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Wednesday, November 28, 2012

Addiction Gets a Bad Rap

Today we have a way of categorizing everything.  I am pretty sure prior to say, the last 15 years or so we just called most of these things "life."  Or when something went wrong in "life" my very philosophical father would say "that's just tough apples."  I don't think people think like that anymore.  Nothing is tough apples.  I no longer see people  "walk it off."  When is the last time you saw a kid's soccer game where a kid comes running up crying and the parent says "rub some dirt on it."  Now we dissect everything. 

Nothing is just "life" everything is a syndrome, a complex, or at the very least a disorder.  That brings me to my point; I heard someone talking about Addictive Personality Disorder.  Really? They weren't talking about alcohol or drugs.  They were talking about exercise.  You show me someone who isn't addicted to something and I will show you someone with a complete lack of focus.  Don't get me wrong I am not condoning drug addiction, alcoholism, smoking,or the host of other unhealthy choices to which this "disorder" tethers us.  And I do believe the addiction to alcohol and drugs is a serious disease.  It is the concept of an addictive personality disorder, that labels everyone who seems to have an iron dedication to an activity like work or running or who uses it as an excuse not to stop doing something that is clearly not a biological compulsion like shopping.  Ask a known addict of one of these unhealthy addictions, that made it to the other side, and they will tell you they replaced an unhealthy addiction with a healthy one.  They did not cast spuriously aside the concept of addiction, but rather chose to work with it.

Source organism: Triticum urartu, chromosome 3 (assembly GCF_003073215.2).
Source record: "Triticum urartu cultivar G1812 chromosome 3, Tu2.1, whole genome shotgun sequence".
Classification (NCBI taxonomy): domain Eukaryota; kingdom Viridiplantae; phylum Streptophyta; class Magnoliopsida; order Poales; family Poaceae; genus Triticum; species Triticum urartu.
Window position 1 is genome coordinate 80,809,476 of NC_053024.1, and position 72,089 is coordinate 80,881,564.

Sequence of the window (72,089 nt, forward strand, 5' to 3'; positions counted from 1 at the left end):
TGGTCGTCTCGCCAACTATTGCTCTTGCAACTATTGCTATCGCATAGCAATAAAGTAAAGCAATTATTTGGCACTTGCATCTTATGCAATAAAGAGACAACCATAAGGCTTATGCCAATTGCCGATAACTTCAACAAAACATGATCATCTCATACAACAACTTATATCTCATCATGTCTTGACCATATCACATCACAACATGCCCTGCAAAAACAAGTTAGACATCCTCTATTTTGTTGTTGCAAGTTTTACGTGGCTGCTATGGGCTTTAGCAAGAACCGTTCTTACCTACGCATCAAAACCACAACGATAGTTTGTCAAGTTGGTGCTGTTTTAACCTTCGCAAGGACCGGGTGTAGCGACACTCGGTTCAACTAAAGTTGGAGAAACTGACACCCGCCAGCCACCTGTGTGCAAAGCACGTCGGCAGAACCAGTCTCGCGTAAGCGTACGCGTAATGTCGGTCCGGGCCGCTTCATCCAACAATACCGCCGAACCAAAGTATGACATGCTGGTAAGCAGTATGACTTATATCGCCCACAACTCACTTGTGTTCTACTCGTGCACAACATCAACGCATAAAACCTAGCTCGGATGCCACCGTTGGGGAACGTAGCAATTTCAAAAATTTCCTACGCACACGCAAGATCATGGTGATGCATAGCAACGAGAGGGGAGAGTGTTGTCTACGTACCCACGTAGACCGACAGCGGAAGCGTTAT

Oddly enough if you have ever noticed, when you work in concert with an addiction to something healthier you are no longer addicted.  You are forming a habit.  I say give addiciton its due.  If it is to be blamed for all that is wrong and self-destructive, then it should receive the credit when one has a singular addictive focus that leads to greatness, say Michelangelo.  Not all addictions come in a one size fits all nor are all clearly addictive to the naked eye. 

I say pick your addictions to suit your personality and lifestyle.  For me running gives me the sense I suppose some find in church.  I feel centered and relaxed and I feel possibly stronger and better than I really am in the middle of those great runs.   Addiction has its place and diseases and disorders have their place.  I just question our desire to label everything that might actually just be "life."

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